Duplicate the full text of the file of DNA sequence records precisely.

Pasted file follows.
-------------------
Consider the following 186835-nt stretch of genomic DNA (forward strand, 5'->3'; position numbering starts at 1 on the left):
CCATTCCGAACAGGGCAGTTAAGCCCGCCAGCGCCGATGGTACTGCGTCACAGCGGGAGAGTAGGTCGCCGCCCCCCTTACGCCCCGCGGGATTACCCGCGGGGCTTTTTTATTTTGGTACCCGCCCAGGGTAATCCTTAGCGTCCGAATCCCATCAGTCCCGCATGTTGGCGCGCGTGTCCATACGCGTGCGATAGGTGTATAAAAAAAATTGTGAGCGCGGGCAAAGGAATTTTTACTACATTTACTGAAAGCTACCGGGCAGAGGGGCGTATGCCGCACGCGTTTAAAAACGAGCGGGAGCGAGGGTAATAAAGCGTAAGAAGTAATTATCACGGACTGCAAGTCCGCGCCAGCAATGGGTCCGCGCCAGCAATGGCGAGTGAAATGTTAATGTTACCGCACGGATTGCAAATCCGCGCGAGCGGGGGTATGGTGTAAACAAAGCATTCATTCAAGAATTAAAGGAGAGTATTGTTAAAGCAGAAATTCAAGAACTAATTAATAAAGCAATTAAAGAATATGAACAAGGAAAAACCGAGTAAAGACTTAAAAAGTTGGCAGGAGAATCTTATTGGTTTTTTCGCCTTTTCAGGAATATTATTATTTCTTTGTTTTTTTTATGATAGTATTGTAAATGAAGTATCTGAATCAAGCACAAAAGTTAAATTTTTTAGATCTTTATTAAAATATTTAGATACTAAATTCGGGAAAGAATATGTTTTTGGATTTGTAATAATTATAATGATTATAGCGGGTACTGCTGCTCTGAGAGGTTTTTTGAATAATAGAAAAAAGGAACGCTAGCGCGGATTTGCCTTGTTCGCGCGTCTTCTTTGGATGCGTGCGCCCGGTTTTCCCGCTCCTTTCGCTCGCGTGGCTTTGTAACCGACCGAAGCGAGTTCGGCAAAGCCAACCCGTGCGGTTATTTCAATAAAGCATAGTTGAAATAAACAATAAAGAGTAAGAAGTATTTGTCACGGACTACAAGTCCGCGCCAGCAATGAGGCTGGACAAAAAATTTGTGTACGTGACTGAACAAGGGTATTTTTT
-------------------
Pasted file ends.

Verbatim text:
Consider the following 186835-nt stretch of genomic DNA (forward strand, 5'->3'; position numbering starts at 1 on the left):
CCATTCCGAACAGGGCAGTTAAGCCCGCCAGCGCCGATGGTACTGCGTCACAGCGGGAGAGTAGGTCGCCGCCCCCCTTACGCCCCGCGGGATTACCCGCGGGGCTTTTTTATTTTGGTACCCGCCCAGGGTAATCCTTAGCGTCCGAATCCCATCAGTCCCGCATGTTGGCGCGCGTGTCCATACGCGTGCGATAGGTGTATAAAAAAAATTGTGAGCGCGGGCAAAGGAATTTTTACTACATTTACTGAAAGCTACCGGGCAGAGGGGCGTATGCCGCACGCGTTTAAAAACGAGCGGGAGCGAGGGTAATAAAGCGTAAGAAGTAATTATCACGGACTGCAAGTCCGCGCCAGCAATGGGTCCGCGCCAGCAATGGCGAGTGAAATGTTAATGTTACCGCACGGATTGCAAATCCGCGCGAGCGGGGGTATGGTGTAAACAAAGCATTCATTCAAGAATTAAAGGAGAGTATTGTTAAAGCAGAAATTCAAGAACTAATTAATAAAGCAATTAAAGAATATGAACAAGGAAAAACCGAGTAAAGACTTAAAAAGTTGGCAGGAGAATCTTATTGGTTTTTTCGCCTTTTCAGGAATATTATTATTTCTTTGTTTTTTTTATGATAGTATTGTAAATGAAGTATCTGAATCAAGCACAAAAGTTAAATTTTTTAGATCTTTATTAAAATATTTAGATACTAAATTCGGGAAAGAATATGTTTTTGGATTTGTAATAATTATAATGATTATAGCGGGTACTGCTGCTCTGAGAGGTTTTTTGAATAATAGAAAAAAGGAACGCTAGCGCGGATTTGCCTTGTTCGCGCGTCTTCTTTGGATGCGTGCGCCCGGTTTTCCCGCTCCTTTCGCTCGCGTGGCTTTGTAACCGACCGAAGCGAGTTCGGCAAAGCCAACCCGTGCGGTTATTTCAATAAAGCATAGTTGAAATAAACAATAAAGAGTAAGAAGTATTTGTCACGGACTACAAGTCCGCGCCAGCAATGAGGCTGGACAAAAAATTTGTGTACGTGACTGAACAAGGGTATTTTTT